*It doesn’t have the cultural relevance of the September 11th attack but I vividly recall where I was when the New York police officers who shot and killed Amadou Diallo were acquitted. In the back of a van en route to a game with my teammates, the same expression of amazement came to all of our faces. And as black males living in New York City we all felt personally assaulted by the realization that our lives weren’t viewed the same as other city residents.
As time passed and I thought about the Diallo case more I came to a better understanding of how pervasive the problem was. Because there was certainly a problem with the four officers who felt the need to fire 41 rounds at an African immigrant who took our and dropped his wallet in a dark hallway; her was definitely a problem that the officers would automatically assume that Diallo was to be viewed with suspicion because of his skin color and the neighborhood he lived in. But the real problem was that the city of New York and its police department trained the officers to act in the exact manner they did. That’s why they were found innocent of any crime.
The Diallo incident revealed that as much as there has been lots of progress in race relations, institutional racism was still a force in 1999. At the end of the day New York City was OK with racial profiling and life or death decisions based on that profiling.
So I suppose in some sense I could thank George Zimmerman, the jurors of his criminal trial, and the state of Florida for making me feel young again. There can be no doubt that there is a problem that Zimmerman would profile Trayvon Martin as a potential criminal perpetrator based on nothing more than his complexion and clothing. But the real issue is that the state of Florida has created a reality in which someone can instigate a violent situation and then be justified in using deadly force. The statistics of convictions and acquittals in cases involving the “Stand Your Ground” law strongly suggest institutional racism is alive and well in Florida.
I wasn’t on the Zimmerman jury and I haven’t read trial transcripts, but all indications point to a few key facts: Zimmerman changed his version of events at least once; the physical evidence doesn’t support what Zimmerman has said; Zimmerman was acting against the advice of the 911 operator he called who said to stop following the victim. All of this information suggest that the confrontation occurred because of Zimmerman’s thoughts and actions, and that the confrontation escalated because of Zimmerman’s thoughts and actions. Yet somehow he isn’t being held responsible.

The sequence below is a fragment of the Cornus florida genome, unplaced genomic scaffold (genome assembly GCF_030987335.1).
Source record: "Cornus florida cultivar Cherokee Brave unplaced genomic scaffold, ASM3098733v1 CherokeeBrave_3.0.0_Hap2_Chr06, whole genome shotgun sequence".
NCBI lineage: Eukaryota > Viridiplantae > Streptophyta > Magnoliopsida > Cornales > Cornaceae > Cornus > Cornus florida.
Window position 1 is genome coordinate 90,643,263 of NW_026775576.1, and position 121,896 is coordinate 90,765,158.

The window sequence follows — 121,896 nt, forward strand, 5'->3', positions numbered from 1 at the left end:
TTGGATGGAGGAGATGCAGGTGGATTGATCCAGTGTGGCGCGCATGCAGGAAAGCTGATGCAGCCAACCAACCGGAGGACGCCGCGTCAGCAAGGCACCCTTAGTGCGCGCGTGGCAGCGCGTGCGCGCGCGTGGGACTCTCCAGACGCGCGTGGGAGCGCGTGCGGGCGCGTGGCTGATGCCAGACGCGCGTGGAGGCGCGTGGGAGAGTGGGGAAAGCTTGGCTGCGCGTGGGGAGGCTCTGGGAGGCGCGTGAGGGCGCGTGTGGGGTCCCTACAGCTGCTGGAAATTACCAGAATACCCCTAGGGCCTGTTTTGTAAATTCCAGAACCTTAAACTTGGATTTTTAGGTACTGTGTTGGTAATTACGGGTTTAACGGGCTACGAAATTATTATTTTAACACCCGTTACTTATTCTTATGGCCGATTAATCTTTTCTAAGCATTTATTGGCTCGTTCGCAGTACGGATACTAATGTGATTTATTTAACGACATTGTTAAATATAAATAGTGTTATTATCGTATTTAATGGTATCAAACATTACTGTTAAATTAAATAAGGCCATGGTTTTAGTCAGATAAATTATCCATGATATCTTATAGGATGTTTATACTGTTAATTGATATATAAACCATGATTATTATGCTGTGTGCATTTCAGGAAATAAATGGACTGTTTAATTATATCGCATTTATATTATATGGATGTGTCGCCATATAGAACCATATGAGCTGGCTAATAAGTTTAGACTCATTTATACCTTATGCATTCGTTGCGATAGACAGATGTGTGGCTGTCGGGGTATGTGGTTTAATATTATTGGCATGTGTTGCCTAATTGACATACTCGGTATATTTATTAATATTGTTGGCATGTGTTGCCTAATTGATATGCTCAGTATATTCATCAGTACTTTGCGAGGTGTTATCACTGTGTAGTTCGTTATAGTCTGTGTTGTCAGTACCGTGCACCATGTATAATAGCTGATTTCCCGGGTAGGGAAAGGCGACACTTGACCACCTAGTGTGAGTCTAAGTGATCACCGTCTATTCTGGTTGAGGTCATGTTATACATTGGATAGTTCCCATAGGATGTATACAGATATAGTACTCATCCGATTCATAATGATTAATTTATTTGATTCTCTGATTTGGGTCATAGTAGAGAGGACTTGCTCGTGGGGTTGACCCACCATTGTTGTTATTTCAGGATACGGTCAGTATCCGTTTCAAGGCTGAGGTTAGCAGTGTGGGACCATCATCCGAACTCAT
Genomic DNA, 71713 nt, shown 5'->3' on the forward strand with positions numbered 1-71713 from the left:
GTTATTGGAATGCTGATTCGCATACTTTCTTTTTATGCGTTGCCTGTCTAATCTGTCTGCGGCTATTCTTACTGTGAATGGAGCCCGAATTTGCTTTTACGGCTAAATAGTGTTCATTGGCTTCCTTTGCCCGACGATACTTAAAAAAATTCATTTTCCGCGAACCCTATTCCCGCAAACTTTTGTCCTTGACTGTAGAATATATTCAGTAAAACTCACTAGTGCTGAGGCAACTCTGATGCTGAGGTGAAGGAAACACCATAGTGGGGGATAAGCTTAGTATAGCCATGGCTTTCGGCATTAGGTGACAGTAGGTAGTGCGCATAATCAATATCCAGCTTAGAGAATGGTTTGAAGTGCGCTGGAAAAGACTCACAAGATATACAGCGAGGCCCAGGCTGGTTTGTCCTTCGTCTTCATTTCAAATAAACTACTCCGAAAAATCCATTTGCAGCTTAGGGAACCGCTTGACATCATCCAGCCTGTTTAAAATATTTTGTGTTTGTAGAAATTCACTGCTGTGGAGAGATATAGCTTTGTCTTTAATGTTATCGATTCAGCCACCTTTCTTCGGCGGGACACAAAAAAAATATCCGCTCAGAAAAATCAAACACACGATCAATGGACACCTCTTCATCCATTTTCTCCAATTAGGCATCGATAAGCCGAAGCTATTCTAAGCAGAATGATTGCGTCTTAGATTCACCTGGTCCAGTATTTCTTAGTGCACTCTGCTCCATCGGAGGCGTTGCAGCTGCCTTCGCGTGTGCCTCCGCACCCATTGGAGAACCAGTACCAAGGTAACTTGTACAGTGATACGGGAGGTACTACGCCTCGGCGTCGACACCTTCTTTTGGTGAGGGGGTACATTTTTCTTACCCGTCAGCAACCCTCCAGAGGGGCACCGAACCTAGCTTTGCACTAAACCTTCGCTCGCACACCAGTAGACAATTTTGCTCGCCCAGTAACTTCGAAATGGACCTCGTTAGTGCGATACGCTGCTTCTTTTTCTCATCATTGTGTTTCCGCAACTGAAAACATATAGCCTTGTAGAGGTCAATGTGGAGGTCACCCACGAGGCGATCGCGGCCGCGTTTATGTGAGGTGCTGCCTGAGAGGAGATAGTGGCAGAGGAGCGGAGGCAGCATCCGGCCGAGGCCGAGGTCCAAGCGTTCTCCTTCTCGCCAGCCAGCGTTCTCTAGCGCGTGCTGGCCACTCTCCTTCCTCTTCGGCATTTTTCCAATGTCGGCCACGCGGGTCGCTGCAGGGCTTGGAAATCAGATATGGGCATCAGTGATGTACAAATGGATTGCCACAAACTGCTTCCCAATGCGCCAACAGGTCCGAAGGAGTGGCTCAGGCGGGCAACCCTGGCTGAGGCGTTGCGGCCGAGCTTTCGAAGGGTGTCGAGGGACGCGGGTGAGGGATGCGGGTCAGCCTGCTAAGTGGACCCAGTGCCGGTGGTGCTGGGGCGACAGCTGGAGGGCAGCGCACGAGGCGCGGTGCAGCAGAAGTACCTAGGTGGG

The lack of accountability is possible because of Florida’s “Stand Your Ground” law which allows individuals to use deadly force in response to what they believe to be an imminent , unavoidable and deadly threat. The problem is that this law empowers people with no law enforcement training to judge when they are in lethal danger, and when that danger is immediate and unavoidable. Such judgment is difficult for officers of the law (as evidenced by the Diallo case) and is that much harder by a scared civilian.
Ultimately the Zimmerman trial and verdict bring to mind three things. First – that it is difficult to navigate liberty when personal freedoms overlap and/or bump into one another. . In addition to possibly giving authority to those who should not have it, the “Stand Your Ground” law also strengthens the rights of the person who ultimately wins the standoff. However misguided his motivations Zimmerman had the ability to be in that neighborhood and the right to defend himself; Trayvon Martin also enjoyed those rights. But in the course of the trial only Zimmerman’s side of the story was heard because Martin was no longer alive and able to provide a counter narrative.
Second – O.J. Simpson. When he initially found not guilty of killing his Nicole Brown and Ron Goldman I was happy because I thought he was innocent. Then I realized he had to have known something and should be held accountable. Then I came to think he did it. Finally I thought back on the transformation of my feelings and concluded that it’s a shame that race holds so much weight in the justice system even if someone of my race happened to benefit in this instance.
Third – black men in American society have been alienated. Perhaps it is subconscious (I’m not sure and I’m not saying it is), perhaps we are simply dealing with the legacy of our racial past and its effect on American laws (I’m not sure and I’m not saying that is definitively what’s going on here), certainly it isn’t logical, but somehow black men are not part of the default picture of American society by those in positions of leadership. So there is not much value placed on our lives and there seems to be an inherent fear of us.
To lynch simply means to implement justice without giving the accused the benefit of a trial. Martin had a trial so this incident doesn’t fit the classic definition. But when you allow one person (Zimmerman) to determine the crime, determine the guilt, determine the sentence, and carry out that sentence – we aren’t far off from lynching.
Rest in peace Trayvon.
Trevor Brookins is a free lance writer in Rockland County, New York. He is currently working on a book about American culture during the Cold War. His writing has appeared in The Journal News. You can reach him at firstname.lastname@example.org or follow him on Twitter @historictrev.